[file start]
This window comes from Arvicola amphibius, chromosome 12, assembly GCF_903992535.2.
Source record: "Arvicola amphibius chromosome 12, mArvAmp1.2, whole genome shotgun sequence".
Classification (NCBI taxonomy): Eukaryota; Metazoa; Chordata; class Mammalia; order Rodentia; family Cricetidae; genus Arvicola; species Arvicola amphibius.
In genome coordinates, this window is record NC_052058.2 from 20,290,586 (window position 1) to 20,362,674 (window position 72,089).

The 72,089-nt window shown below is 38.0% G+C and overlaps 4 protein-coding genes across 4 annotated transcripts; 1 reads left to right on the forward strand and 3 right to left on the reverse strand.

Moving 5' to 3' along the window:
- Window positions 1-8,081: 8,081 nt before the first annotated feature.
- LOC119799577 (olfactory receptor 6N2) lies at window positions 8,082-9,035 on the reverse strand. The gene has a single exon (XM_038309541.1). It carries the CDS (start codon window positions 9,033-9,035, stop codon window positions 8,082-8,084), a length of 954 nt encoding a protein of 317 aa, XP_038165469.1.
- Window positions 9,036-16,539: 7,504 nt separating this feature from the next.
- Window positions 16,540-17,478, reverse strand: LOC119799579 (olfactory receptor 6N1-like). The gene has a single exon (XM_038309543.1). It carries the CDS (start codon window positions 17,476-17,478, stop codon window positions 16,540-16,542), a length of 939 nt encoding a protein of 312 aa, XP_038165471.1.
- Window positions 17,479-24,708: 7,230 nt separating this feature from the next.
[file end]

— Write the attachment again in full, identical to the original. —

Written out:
This window comes from Arvicola amphibius, chromosome 12, assembly GCF_903992535.2.
Source record: "Arvicola amphibius chromosome 12, mArvAmp1.2, whole genome shotgun sequence".
Classification (NCBI taxonomy): Eukaryota; Metazoa; Chordata; class Mammalia; order Rodentia; family Cricetidae; genus Arvicola; species Arvicola amphibius.
In genome coordinates, this window is record NC_052058.2 from 20,290,586 (window position 1) to 20,362,674 (window position 72,089).

The 72,089-nt window shown below is 38.0% G+C and overlaps 4 protein-coding genes across 4 annotated transcripts; 1 reads left to right on the forward strand and 3 right to left on the reverse strand.

Moving 5' to 3' along the window:
- Window positions 1-8,081: 8,081 nt before the first annotated feature.
- LOC119799577 (olfactory receptor 6N2) lies at window positions 8,082-9,035 on the reverse strand. The gene has a single exon (XM_038309541.1). It carries the CDS (start codon window positions 9,033-9,035, stop codon window positions 8,082-8,084), a length of 954 nt encoding a protein of 317 aa, XP_038165469.1.
- Window positions 9,036-16,539: 7,504 nt separating this feature from the next.
- Window positions 16,540-17,478, reverse strand: LOC119799579 (olfactory receptor 6N1-like). The gene has a single exon (XM_038309543.1). It carries the CDS (start codon window positions 17,476-17,478, stop codon window positions 16,540-16,542), a length of 939 nt encoding a protein of 312 aa, XP_038165471.1.
- Window positions 17,479-24,708: 7,230 nt separating this feature from the next.